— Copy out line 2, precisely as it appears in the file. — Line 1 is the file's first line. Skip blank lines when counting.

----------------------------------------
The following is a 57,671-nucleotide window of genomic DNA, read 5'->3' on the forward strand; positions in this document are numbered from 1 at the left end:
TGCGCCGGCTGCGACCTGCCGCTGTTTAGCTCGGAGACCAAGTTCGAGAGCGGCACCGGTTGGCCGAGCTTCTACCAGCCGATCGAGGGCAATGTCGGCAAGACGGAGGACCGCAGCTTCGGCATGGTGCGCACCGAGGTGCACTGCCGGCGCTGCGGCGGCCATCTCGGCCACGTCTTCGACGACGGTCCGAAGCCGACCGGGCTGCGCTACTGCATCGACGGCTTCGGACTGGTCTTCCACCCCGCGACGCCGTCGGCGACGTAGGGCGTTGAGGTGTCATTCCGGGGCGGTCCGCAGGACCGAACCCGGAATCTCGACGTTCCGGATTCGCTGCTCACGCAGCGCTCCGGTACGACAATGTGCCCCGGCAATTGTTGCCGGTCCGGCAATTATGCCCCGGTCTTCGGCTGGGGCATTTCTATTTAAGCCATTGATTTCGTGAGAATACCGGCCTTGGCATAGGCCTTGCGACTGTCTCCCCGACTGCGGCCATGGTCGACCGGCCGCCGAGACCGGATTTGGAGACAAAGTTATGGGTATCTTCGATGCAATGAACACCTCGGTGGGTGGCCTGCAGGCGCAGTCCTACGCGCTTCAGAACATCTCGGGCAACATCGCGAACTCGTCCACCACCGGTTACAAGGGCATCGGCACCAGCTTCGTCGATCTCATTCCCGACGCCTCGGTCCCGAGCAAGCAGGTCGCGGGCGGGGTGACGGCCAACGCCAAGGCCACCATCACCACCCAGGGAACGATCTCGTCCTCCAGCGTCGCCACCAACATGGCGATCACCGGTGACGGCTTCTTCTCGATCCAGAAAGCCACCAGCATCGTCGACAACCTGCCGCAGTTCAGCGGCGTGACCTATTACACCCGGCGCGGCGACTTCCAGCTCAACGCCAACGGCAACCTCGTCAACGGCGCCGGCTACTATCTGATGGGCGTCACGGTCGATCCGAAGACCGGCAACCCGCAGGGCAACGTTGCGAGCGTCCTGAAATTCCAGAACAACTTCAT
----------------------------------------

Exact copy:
TGCGCCGGCTGCGACCTGCCGCTGTTTAGCTCGGAGACCAAGTTCGAGAGCGGCACCGGTTGGCCGAGCTTCTACCAGCCGATCGAGGGCAATGTCGGCAAGACGGAGGACCGCAGCTTCGGCATGGTGCGCACCGAGGTGCACTGCCGGCGCTGCGGCGGCCATCTCGGCCACGTCTTCGACGACGGTCCGAAGCCGACCGGGCTGCGCTACTGCATCGACGGCTTCGGACTGGTCTTCCACCCCGCGACGCCGTCGGCGACGTAGGGCGTTGAGGTGTCATTCCGGGGCGGTCCGCAGGACCGAACCCGGAATCTCGACGTTCCGGATTCGCTGCTCACGCAGCGCTCCGGTACGACAATGTGCCCCGGCAATTGTTGCCGGTCCGGCAATTATGCCCCGGTCTTCGGCTGGGGCATTTCTATTTAAGCCATTGATTTCGTGAGAATACCGGCCTTGGCATAGGCCTTGCGACTGTCTCCCCGACTGCGGCCATGGTCGACCGGCCGCCGAGACCGGATTTGGAGACAAAGTTATGGGTATCTTCGATGCAATGAACACCTCGGTGGGTGGCCTGCAGGCGCAGTCCTACGCGCTTCAGAACATCTCGGGCAACATCGCGAACTCGTCCACCACCGGTTACAAGGGCATCGGCACCAGCTTCGTCGATCTCATTCCCGACGCCTCGGTCCCGAGCAAGCAGGTCGCGGGCGGGGTGACGGCCAACGCCAAGGCCACCATCACCACCCAGGGAACGATCTCGTCCTCCAGCGTCGCCACCAACATGGCGATCACCGGTGACGGCTTCTTCTCGATCCAGAAAGCCACCAGCATCGTCGACAACCTGCCGCAGTTCAGCGGCGTGACCTATTACACCCGGCGCGGCGACTTCCAGCTCAACGCCAACGGCAACCTCGTCAACGGCGCCGGCTACTATCTGATGGGCGTCACGGTCGATCCGAAGACCGGCAACCCGCAGGGCAACGTTGCGAGCGTCCTGAAATTCCAGAACAACTTCAT